Students represent MIHS at Day on the Hill

Islanders engage in discussions with state legislators.

For Mercer Island High School (MIHS) student Mustafa Agha, it was a breathtaking and innovating experience meeting and interacting with members of the state Legislature at the Day on the Hill on Feb. 27 in Olympia.

Agha, the school’s student board representative to the Puget Sound Educational Service District, joined fellow MIHS students Andrew Howison and Asha Woerner — both district school board student representatives — and district Superintendent Fred Rundle at the conference.

The student trio met with Legislative District 41 state Sen. Lisa Wellman and representatives My-Linh Thai and Tana Senn and discussed special education and transportation, and Rundle advocated for enhanced special education funding, increased levy capacity and more staff in district schools.

It was an honor to meet the policymakers and participate in the dialogue, Agha said.

“They showcase the best in us and represent pillars of our democracy. I learned the ins and outs of the capitol building while building relationships with the people fighting for our region,” said Agha, adding that it was vital to voice his opinion while students and legislators delved into the topics of finance and funding.

“(It) really made me understand that every big process starts with little steps, and who better than students to take those steps?” he said.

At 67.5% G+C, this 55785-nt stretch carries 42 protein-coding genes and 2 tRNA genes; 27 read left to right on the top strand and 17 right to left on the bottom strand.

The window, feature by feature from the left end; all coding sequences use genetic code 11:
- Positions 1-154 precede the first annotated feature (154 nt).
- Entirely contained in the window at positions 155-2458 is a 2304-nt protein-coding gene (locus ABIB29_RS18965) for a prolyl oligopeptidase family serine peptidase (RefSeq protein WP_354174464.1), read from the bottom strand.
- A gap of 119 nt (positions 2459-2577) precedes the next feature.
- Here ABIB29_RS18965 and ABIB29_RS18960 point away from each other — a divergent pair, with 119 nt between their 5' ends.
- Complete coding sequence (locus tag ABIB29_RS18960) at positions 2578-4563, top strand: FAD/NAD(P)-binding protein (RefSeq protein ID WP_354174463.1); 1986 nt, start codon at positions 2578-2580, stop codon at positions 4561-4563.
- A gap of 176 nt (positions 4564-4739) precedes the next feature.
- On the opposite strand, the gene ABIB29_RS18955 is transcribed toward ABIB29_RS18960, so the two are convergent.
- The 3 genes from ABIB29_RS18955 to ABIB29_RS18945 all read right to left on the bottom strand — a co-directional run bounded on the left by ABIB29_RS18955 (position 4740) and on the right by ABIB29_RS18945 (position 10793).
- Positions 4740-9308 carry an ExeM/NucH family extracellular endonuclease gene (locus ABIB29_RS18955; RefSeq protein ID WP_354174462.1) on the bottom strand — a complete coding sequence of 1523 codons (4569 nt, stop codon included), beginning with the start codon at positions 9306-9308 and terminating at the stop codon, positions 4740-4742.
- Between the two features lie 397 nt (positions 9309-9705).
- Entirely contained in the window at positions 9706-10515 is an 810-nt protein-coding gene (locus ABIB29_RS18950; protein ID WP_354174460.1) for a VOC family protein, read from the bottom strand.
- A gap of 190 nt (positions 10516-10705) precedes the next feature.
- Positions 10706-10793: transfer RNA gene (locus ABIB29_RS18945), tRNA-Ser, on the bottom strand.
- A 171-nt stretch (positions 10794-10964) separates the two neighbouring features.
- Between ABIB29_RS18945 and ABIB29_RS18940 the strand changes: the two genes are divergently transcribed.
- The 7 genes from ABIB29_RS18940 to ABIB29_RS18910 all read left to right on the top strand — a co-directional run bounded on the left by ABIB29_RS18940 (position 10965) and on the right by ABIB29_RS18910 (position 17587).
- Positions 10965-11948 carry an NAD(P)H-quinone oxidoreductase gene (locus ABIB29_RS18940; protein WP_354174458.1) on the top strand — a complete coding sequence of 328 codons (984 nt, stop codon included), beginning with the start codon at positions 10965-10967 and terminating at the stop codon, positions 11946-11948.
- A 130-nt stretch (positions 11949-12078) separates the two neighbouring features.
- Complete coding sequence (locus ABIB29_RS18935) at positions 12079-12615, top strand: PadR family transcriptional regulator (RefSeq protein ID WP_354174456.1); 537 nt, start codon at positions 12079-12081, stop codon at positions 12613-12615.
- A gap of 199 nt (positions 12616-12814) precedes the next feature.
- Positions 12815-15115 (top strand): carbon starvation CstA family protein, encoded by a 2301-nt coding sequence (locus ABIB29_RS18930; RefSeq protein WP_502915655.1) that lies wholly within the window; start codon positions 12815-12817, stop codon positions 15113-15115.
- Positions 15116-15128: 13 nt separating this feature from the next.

Rundle said it was crucial for the students to connect with and engage in conversations with their supportive 41st District senator and representatives.

Woerner echoed Rundle’s sentiment: “This was not only a great opportunity to lobby for education, but progress persuasive skills, and share the experiences that our students face each day.”

While meeting with State Superintendent Chris Reykdal at the conference, Woerner said that student representatives asked questions and were able to examine school districts “from a broader state-level perspective, and understand how policy and mandates are created.”

Howison said it was powerful to represent the student voice on the Hill while learning about the legislative process and sharing thoughts and ideas with legislators and other students from across the state.

While reflecting on his robust experience as a student representative, Howison noted: “I learned how to listen, reflect and have meaningful conversations. I learned that our senators and representatives love the stories of students in our district and what their bills would do to support them.”

Sen. Wellman said she always enjoys visiting with the Mercer Island district students in person. While discussing her bill for special education support, Wellman said the students “talked about the value having students with special needs in their classes brings to their personal experience and advocated for additional funding.”

Rep. Senn added about the student reps asserting themselves and making an impact at the conference: “Hearing them advocate for issues that benefit their education and their classmates is a strong reminder that we must always include their voices. Their priorities are not always the same as the adults, but just as real.”

The Senn-sponsored House Bill 1188 to connect foster youth to developmental disability services passed unanimously in the House on Feb. 28 and advances to the Senate for consideration, according to a press release.